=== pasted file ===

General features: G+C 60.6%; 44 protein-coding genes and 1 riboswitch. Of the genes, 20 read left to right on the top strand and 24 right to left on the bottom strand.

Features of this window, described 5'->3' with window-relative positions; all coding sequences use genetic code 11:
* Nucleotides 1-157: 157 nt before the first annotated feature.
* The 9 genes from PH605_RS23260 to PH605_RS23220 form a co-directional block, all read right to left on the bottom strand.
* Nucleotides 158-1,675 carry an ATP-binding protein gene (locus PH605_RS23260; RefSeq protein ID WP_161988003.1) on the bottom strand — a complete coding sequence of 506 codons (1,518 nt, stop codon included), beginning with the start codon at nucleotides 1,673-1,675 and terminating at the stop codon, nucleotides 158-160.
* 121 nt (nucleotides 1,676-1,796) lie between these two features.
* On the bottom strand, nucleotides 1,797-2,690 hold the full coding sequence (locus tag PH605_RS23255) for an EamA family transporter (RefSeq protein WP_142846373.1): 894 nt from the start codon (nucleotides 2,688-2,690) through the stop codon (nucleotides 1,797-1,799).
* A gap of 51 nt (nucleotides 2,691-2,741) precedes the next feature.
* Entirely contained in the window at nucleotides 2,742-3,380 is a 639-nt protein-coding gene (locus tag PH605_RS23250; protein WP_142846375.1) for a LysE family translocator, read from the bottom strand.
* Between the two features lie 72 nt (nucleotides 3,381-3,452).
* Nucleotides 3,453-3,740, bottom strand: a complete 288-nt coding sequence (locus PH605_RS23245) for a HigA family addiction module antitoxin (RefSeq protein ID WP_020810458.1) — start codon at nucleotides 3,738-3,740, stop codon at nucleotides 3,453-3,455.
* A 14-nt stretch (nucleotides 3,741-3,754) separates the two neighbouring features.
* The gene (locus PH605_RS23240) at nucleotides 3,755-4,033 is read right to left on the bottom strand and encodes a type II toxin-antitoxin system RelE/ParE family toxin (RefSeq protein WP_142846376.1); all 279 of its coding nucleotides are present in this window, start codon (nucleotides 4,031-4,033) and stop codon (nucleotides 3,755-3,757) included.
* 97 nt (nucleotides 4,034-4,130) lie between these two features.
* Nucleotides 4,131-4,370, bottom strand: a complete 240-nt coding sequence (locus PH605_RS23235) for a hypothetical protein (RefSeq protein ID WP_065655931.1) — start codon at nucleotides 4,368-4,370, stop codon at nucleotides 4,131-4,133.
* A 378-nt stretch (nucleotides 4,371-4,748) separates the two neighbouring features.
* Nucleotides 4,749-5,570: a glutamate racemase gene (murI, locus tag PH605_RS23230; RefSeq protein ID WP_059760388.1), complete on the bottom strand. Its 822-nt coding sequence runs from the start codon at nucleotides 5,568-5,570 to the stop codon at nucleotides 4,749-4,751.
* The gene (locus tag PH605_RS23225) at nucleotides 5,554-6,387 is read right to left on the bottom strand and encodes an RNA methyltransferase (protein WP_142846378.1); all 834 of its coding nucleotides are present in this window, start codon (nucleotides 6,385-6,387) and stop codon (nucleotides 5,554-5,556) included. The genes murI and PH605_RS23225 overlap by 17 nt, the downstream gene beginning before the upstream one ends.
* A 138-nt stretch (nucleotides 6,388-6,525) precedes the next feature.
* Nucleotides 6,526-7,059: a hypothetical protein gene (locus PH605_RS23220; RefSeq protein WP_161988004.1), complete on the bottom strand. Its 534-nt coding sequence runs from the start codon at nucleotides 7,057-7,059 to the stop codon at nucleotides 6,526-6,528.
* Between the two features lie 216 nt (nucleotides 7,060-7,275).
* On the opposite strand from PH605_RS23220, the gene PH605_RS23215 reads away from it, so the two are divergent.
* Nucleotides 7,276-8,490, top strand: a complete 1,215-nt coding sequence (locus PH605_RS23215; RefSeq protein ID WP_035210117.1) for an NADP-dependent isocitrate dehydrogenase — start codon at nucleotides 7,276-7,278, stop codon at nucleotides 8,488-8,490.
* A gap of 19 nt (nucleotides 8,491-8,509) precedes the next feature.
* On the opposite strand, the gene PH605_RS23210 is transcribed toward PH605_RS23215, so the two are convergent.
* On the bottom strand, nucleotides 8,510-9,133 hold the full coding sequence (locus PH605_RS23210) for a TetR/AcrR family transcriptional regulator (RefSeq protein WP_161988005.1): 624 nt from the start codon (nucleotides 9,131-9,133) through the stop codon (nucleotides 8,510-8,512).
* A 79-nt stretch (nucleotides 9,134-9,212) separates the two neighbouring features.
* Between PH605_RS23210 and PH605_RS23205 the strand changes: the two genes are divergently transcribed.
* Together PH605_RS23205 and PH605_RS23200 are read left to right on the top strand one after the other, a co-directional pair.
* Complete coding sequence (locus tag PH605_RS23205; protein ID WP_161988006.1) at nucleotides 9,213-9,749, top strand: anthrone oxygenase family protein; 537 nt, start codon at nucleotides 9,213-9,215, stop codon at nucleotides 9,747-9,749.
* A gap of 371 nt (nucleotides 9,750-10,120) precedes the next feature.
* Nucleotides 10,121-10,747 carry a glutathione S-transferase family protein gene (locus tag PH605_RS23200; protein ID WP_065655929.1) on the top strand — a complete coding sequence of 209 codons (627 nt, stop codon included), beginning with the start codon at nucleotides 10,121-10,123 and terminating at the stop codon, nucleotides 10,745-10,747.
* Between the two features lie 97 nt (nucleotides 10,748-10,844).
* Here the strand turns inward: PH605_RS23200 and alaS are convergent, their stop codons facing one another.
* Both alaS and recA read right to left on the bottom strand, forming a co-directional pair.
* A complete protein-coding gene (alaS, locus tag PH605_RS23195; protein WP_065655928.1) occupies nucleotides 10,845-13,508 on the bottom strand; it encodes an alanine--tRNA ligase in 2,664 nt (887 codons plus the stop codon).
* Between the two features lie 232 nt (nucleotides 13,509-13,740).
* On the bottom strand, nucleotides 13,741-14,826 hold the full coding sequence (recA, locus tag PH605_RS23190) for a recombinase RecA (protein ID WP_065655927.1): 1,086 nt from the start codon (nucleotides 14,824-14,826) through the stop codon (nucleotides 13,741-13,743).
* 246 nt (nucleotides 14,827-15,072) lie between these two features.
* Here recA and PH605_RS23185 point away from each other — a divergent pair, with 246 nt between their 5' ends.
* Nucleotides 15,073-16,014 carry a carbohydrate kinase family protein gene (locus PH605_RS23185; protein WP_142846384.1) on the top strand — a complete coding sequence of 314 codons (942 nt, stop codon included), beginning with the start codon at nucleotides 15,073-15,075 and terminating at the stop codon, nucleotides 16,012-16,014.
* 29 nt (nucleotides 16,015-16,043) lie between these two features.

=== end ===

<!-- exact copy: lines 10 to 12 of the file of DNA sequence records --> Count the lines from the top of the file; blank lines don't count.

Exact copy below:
* Between the two features lie 72 nt (nucleotides 3,381-3,452).
* Nucleotides 3,453-3,740, bottom strand: a complete 288-nt coding sequence (locus PH605_RS23245) for a HigA family addiction module antitoxin (RefSeq protein ID WP_020810458.1) — start codon at nucleotides 3,738-3,740, stop codon at nucleotides 3,453-3,455.
* A 14-nt stretch (nucleotides 3,741-3,754) separates the two neighbouring features.